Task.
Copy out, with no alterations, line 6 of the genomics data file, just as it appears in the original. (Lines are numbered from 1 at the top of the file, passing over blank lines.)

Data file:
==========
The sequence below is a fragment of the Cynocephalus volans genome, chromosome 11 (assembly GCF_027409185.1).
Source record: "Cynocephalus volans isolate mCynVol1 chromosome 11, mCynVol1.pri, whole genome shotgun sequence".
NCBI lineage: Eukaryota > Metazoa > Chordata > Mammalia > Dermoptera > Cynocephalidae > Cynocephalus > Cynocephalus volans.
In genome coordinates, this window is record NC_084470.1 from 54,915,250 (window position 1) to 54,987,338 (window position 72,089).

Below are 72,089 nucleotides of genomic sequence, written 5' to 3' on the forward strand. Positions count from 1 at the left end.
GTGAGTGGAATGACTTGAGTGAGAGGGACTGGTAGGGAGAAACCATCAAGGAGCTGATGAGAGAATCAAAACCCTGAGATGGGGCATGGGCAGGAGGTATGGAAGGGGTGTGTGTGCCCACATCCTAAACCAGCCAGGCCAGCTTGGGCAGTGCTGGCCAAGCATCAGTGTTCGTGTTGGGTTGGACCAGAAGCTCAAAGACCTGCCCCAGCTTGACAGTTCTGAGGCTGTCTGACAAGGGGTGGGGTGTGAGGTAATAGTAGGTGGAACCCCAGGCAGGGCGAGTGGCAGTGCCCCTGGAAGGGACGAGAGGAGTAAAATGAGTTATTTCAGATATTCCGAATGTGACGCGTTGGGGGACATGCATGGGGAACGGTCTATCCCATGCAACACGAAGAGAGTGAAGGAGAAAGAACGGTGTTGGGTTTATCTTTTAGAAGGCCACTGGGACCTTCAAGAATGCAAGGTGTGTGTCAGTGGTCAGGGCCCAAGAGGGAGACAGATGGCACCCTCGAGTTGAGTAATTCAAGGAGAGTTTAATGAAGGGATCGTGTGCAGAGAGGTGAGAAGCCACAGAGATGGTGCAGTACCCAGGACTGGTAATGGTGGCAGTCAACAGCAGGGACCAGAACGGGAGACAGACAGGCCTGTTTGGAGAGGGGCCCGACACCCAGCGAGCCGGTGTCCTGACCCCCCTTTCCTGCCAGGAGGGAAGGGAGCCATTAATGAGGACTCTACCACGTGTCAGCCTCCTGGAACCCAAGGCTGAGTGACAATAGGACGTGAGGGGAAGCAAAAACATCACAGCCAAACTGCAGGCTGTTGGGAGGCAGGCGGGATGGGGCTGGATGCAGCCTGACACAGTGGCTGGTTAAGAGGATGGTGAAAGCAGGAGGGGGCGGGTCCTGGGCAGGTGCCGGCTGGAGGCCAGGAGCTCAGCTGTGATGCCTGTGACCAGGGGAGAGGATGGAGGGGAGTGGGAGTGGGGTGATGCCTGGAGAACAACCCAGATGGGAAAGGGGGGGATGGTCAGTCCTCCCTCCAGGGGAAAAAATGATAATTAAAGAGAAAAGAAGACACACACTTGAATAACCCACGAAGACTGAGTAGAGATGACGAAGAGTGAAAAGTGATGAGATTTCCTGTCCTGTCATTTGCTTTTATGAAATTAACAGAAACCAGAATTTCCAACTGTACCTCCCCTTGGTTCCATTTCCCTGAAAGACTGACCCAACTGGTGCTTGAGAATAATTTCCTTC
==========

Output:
GTGAGTGGAATGACTTGAGTGAGAGGGACTGGTAGGGAGAAACCATCAAGGAGCTGATGAGAGAATCAAAACCCTGAGATGGGGCATGGGCAGGAGGTATGGAAGGGGTGTGTGTGCCCACATCCTAAACCAGCCAGGCCAGCTTGGGCAGTGCTGGCCAAGCATCAGTGTTCGTGTTGGGTTGGACCAGAAGCTCAAAGACCTGCCCCAGCTTGACAGTTCTGAGGCTGTCTGACAAGGGGTGGGGTGTGAGGTAATAGTAGGTGGAACCCCAGGCAGGGCGAGTGGCAGTGCCCCTGGAAGGGACGAGAGGAGTAAAATGAGTTATTTCAGATATTCCGAATGTGACGCGTTGGGGGACATGCATGGGGAACGGTCTATCCCATGCAACACGAAGAGAGTGAAGGAGAAAGAACGGTGTTGGGTTTATCTTTTAGAAGGCCACTGGGACCTTCAAGAATGCAAGGTGTGTGTCAGTGGTCAGGGCCCAAGAGGGAGACAGATGGCACCCTCGAGTTGAGTAATTCAAGGAGAGTTTAATGAAGGGATCGTGTGCAGAGAGGTGAGAAGCCACAGAGATGGTGCAGTACCCAGGACTGGTAATGGTGGCAGTCAACAGCAGGGACCAGAACGGGAGACAGACAGGCCTGTTTGGAGAGGGGCCCGACACCCAGCGAGCCGGTGTCCTGACCCCCCTTTCCTGCCAGGAGGGAAGGGAGCCATTAATGAGGACTCTACCACGTGTCAGCCTCCTGGAACCCAAGGCTGAGTGACAATAGGACGTGAGGGGAAGCAAAAACATCACAGCCAAACTGCAGGCTGTTGGGAGGCAGGCGGGATGGGGCTGGATGCAGCCTGACACAGTGGCTGGTTAAGAGGATGGTGAAAGCAGGAGGGGGCGGGTCCTGGGCAGGTGCCGGCTGGAGGCCAGGAGCTCAGCTGTGATGCCTGTGACCAGGGGAGAGGATGGAGGGGAGTGGGAGTGGGGTGATGCCTGGAGAACAACCCAGATGGGAAAGGGGGGGATGGTCAGTCCTCCCTCCAGGGGAAAAAATGATAATTAAAGAGAAAAGAAGACACACACTTGAATAACCCACGAAGACTGAGTAGAGATGACGAAGAGTGAAAAGTGATGAGATTTCCTGTCCTGTCATTTGCTTTTATGAAATTAACAGAAACCAGAATTTCCAACTGTACCTCCCCTTGGTTCCATTTCCCTGAAAGACTGACCCAACTGGTGCTTGAGAATAATTTCCTTC